I’m in the process of migrating to a new Mac. It is proving surprisingly cumbersome to do so. The Migration Assistant I tried in peer to peer mode stalls as soon as one of the laptops (and then both) falls asleep, and does not resume when woken up. Giving it expects to take several hours to copy everything it isn’t viable to stay next to it just to keep both machines awake. I set both up to not fall asleep, but those are system settings within a user account it appears, and it logs out of those when doing the migration. I could migrate from my Time Machine to the new laptop, which also needs the Migration Assitant however, which loops me back to the falling asleep bit.

So I’ve decided to do the migration by hand. That’s actuallly not entirely unwelcome as it allows me to ignore the accumulated detritus of working on the old laptop for 7 years. It’s just a lot of work to think of how to copy over certain databases, licenses, settings of specific tools etc. It will have to happen in stages, and partly as needs arise.

All the software I intend to keep using is installed (Evernote nor Things are making the move with me). I’ve copied over my documents archive, and connected the new laptop to my Nextcloud cloud. Next steps are setting up my e-mail and calendar accounts in Thunderbird, and migrating my Alfred snippets. After those I’m good to go for working on the new laptop. Anything else is non-essential, and can be dealt with in stages. This includes image and music libraries, book collections, etc. It likely will be a good while until I’ve added the various tweaks and twiddles to reduce friction in my workflows, to mirror 7 years worth of tweaks on the old system.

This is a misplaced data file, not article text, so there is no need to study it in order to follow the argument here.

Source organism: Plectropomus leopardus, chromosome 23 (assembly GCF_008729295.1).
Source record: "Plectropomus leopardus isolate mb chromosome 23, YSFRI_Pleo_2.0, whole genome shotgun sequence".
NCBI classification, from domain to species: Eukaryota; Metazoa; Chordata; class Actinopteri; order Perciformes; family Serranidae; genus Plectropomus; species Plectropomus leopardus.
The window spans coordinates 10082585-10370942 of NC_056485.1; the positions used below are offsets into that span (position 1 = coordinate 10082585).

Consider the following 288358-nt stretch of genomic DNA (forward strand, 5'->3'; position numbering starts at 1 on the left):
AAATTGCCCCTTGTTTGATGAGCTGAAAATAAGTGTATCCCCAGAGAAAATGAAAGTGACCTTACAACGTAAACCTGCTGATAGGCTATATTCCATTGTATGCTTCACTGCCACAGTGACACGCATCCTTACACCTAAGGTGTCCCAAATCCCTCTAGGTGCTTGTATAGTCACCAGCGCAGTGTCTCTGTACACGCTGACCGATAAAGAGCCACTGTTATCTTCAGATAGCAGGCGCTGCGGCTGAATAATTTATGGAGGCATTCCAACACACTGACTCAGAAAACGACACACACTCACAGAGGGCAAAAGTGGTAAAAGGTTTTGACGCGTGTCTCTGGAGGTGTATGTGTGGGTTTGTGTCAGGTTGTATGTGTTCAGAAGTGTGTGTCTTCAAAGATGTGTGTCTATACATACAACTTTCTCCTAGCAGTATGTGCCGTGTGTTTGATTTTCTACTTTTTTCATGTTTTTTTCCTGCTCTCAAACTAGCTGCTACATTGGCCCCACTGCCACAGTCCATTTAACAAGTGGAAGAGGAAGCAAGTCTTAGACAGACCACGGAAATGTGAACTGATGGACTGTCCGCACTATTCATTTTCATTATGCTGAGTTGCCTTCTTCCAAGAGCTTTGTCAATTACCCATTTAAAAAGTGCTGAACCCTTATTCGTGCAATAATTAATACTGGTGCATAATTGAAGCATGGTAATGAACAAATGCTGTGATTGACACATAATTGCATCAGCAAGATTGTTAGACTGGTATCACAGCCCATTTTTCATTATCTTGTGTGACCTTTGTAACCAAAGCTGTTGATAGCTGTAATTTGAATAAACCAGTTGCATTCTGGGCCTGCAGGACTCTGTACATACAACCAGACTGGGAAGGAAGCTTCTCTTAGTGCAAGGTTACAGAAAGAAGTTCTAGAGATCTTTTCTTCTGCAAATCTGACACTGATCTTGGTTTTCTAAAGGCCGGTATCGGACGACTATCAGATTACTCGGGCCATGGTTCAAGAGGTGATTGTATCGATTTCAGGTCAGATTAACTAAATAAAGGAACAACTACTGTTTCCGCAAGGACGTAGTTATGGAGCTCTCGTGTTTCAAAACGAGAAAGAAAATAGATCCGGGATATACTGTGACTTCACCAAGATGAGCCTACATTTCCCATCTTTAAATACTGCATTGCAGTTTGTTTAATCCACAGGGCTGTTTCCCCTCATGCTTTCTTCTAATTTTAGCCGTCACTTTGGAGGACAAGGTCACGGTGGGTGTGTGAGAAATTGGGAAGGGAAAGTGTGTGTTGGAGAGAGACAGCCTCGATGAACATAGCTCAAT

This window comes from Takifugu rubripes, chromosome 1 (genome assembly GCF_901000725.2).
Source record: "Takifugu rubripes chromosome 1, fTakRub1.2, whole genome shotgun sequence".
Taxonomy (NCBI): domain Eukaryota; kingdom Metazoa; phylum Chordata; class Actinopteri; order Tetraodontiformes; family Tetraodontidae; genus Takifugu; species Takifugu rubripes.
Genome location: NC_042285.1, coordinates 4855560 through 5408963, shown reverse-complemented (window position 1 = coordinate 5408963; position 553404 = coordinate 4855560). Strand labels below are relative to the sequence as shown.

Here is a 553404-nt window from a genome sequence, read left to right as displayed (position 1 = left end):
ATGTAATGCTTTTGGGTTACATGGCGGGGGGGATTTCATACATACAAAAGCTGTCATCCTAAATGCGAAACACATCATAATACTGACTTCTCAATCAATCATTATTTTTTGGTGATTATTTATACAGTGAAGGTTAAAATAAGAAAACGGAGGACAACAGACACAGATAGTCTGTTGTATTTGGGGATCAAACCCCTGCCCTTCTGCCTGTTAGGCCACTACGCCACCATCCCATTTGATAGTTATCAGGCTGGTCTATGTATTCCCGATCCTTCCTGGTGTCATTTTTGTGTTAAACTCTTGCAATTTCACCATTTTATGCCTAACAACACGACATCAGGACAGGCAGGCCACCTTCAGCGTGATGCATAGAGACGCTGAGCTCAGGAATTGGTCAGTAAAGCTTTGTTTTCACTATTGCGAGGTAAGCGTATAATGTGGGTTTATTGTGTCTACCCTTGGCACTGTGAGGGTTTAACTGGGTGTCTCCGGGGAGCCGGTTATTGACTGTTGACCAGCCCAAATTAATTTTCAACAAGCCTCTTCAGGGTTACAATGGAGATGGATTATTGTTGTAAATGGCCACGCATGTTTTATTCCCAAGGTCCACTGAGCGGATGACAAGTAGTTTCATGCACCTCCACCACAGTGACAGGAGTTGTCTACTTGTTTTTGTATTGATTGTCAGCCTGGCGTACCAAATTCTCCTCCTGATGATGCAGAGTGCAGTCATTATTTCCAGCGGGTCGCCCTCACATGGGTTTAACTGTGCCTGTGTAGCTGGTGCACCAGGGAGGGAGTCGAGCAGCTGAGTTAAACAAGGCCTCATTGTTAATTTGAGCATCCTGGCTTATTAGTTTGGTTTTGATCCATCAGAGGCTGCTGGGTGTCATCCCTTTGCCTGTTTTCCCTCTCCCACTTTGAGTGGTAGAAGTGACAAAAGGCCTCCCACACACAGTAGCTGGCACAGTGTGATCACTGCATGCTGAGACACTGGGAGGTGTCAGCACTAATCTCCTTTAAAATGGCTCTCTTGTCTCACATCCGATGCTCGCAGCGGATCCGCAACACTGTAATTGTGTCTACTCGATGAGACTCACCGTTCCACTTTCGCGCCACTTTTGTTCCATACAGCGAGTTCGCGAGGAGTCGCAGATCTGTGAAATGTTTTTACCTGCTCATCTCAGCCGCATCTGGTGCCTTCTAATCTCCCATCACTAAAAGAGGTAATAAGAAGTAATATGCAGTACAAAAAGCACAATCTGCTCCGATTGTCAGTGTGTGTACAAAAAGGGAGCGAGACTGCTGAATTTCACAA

2 reactions on “

  1. My migration was a little smoother, but only a little. For starters, the new iMac came with High Sierra installed, despite being bought several months after Mojave was released, so I had to upgrade macOS before I could restore anything from my Time Machine backups. Also, I knew that the Fusion Drive would be a performance bottleneck in the long-term, so once I’d gotten all my important applications reinstalled I could clone the system disk to an external SSD, boot from that and repurpose the Fusion Drive for archival storage.

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